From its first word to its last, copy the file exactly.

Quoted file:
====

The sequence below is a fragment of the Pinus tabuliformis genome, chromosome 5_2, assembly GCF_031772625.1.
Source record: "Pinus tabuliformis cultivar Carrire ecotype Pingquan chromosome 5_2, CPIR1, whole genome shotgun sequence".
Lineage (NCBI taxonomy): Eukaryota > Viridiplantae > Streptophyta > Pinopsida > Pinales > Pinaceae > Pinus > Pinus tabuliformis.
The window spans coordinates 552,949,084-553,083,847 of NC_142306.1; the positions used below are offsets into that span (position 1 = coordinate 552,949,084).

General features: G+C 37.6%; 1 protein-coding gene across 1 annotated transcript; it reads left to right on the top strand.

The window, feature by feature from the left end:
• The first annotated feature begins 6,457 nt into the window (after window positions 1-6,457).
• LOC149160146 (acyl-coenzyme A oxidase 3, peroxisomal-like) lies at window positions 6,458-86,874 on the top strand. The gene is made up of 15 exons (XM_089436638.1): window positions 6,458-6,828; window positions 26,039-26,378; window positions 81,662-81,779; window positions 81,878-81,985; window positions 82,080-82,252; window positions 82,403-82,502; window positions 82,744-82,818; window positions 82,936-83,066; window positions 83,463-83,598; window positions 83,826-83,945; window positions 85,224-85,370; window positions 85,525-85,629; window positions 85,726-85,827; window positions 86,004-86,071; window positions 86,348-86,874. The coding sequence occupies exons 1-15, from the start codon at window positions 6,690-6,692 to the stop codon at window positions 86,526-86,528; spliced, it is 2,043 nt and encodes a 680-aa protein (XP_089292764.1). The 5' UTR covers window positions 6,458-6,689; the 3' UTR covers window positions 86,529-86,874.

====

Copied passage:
The sequence below is a fragment of the Pinus tabuliformis genome, chromosome 5_2, assembly GCF_031772625.1.
Source record: "Pinus tabuliformis cultivar Carrire ecotype Pingquan chromosome 5_2, CPIR1, whole genome shotgun sequence".
Lineage (NCBI taxonomy): Eukaryota > Viridiplantae > Streptophyta > Pinopsida > Pinales > Pinaceae > Pinus > Pinus tabuliformis.
The window spans coordinates 552,949,084-553,083,847 of NC_142306.1; the positions used below are offsets into that span (position 1 = coordinate 552,949,084).

General features: G+C 37.6%; 1 protein-coding gene across 1 annotated transcript; it reads left to right on the top strand.

The window, feature by feature from the left end:
• The first annotated feature begins 6,457 nt into the window (after window positions 1-6,457).
• LOC149160146 (acyl-coenzyme A oxidase 3, peroxisomal-like) lies at window positions 6,458-86,874 on the top strand. The gene is made up of 15 exons (XM_089436638.1): window positions 6,458-6,828; window positions 26,039-26,378; window positions 81,662-81,779; window positions 81,878-81,985; window positions 82,080-82,252; window positions 82,403-82,502; window positions 82,744-82,818; window positions 82,936-83,066; window positions 83,463-83,598; window positions 83,826-83,945; window positions 85,224-85,370; window positions 85,525-85,629; window positions 85,726-85,827; window positions 86,004-86,071; window positions 86,348-86,874. The coding sequence occupies exons 1-15, from the start codon at window positions 6,690-6,692 to the stop codon at window positions 86,526-86,528; spliced, it is 2,043 nt and encodes a 680-aa protein (XP_089292764.1). The 5' UTR covers window positions 6,458-6,689; the 3' UTR covers window positions 86,529-86,874.